When we first learn to play chess, every legal move is a candidate move. As we improve, the list of moves rapidly shrinks as our understanding prevents us from looking at moves we can dismiss with a glance as poor. In my case, this process went too far and I had started to miss candidate moves I should have been noticing. A particularly painful example can be seen here:

If there’s one good thing about a game like this, it’s that the pain it causes is so great that we are forced to address the problem immediately to avoid it in the future. My coach had me do a lot of exercises, and even just a few months later, the difference was staggering. After two good results I immediately jumped to 2630. My favorite example can be seen here:

3. Be very wary of “automatic” moves

There is a great story about Alexander Morozevich. He was playing a game and another GM was watching, shocked that Moro was thinking so long on a move where he clearly only had one choice. The GM kept walking and saw some other games, and then he realized there was actually a second possible move that looked very interesting. He then went back to Moro’s board only to see that Moro had played a third move.

Playing “automatic” moves without thinking is a recipe for disaster. In a rather subtle case I was quite proud of avoiding temptation:

I was really happy with myself for playing Re2, and after the game I thought that I had fixed this problem for good- obviously a foolish assumption to make after one success. It was then a rude shock when I went back to my old ways the very next round!

While I’ve made great progress here, there is still work to be done…

4. One should always work to identify shortcomings in general chess understanding

This is a very tough one because everyone has different weaknesses. It took me some time to realize one of mine, but when I finally did, the results really showed. I found that I was often underestimating the bishop pair as a long term asset. I would look at roughly symmetrical positions with no real pawn weaknesses or open lines and one side possessing the bishop pair, and I’d dismiss them as equal- I even have evidence of this in some of my opening notes from 2013. In the following game, I was amazed by how devastating the bishop pair became in a position where they initially lacked sensible targets or good diagonals:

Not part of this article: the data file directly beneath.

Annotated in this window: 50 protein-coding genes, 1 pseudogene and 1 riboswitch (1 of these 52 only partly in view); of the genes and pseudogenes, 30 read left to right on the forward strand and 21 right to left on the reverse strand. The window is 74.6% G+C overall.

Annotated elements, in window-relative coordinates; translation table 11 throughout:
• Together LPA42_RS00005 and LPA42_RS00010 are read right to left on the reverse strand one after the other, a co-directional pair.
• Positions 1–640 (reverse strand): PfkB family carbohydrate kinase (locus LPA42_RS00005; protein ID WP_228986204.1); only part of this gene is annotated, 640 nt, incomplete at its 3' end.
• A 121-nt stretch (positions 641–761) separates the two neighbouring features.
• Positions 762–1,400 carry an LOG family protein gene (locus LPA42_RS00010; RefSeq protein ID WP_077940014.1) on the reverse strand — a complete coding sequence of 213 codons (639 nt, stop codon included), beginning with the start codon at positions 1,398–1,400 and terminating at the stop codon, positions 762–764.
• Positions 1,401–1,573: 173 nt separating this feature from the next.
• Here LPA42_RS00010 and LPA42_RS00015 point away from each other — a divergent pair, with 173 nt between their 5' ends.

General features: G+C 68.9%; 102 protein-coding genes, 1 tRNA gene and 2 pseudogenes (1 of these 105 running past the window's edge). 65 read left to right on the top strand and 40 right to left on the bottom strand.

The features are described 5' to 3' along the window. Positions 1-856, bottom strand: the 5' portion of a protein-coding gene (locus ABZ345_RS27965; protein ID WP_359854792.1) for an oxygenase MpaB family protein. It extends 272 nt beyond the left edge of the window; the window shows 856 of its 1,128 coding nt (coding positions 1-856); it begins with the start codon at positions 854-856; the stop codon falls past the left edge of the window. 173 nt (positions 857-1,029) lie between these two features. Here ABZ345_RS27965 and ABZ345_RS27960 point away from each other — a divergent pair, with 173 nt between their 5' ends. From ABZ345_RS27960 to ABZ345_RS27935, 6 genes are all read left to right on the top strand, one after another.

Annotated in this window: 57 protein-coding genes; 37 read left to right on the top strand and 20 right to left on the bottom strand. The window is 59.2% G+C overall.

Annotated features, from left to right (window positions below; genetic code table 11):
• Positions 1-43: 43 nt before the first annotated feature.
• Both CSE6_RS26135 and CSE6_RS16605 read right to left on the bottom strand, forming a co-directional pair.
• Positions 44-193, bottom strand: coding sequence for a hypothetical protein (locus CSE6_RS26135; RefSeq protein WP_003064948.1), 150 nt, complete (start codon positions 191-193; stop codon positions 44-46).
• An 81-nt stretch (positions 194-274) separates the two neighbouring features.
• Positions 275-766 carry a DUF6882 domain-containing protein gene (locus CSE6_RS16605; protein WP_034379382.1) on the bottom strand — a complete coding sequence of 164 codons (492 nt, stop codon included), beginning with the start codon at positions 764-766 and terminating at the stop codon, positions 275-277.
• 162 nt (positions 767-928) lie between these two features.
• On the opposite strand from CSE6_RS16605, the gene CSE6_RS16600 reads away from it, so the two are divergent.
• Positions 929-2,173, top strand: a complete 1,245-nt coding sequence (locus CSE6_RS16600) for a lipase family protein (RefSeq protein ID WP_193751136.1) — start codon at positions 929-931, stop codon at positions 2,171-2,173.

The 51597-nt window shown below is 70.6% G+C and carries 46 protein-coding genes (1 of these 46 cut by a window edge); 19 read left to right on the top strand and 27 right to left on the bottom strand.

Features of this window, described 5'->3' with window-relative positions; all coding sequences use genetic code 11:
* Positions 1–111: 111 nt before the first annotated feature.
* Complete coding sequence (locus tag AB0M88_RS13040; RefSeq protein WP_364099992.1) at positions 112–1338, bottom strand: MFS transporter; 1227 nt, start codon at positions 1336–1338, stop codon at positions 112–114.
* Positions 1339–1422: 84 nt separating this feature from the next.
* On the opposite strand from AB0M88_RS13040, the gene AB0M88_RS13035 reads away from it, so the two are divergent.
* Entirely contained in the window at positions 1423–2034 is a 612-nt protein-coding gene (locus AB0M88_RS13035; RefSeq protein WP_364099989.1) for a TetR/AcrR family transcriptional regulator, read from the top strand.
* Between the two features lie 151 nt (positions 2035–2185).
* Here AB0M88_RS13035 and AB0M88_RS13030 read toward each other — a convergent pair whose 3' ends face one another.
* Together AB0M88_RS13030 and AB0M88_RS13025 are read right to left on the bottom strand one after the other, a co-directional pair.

This would not be the only time last year that a newfound appreciation for the bishop pair would earn me a victory. Twice more I won big games, each one against a stronger opponent than the last, and in all of the three games, the originally quiet bishop pair at some moment showed it’s explosive potential and lead to immediate material gains.

Everyone will have different gaps in their understanding, which makes identifying these gaps very difficult, and one of the many reasons having a great coach is very necessary. Luckily, once a gap is identified, it’s usually already fixed.

5. Come to the game ready to fight and play well in the first moves out of preparation

There is very little more frustrating than spoiling great pregame work with over the board ineptitude. There were countless cases in the past couple years where I played very poorly on the first few moves out of preparation, but none as ghastly as this:

There is not much specific training one can do for this, but I decided to impose a minimum time amount I need to spend on my first move out of preparation. It definitely helped out at Tata Steel last week:

Sam in Tata, Photo Yevgeny Surov

Sam in Tata, Photo Yevgeny Surov

Look for the second part of Shankland’s instructive series on breaking the top 100 next week. Sam recently went to Corus Wijk aan zee along with another star Sam, GM Sevian, through the support of the Kasparov Chess Foundation.

Find out more about Sam and follow his adventures on his official website, http://www.samshankland.com/ and his facebook page.

Comments

  1. The great thing is how Sam calls a lot of the other young players on their BS. I wish he could n ams them directly but that would get people in Florida awfully mad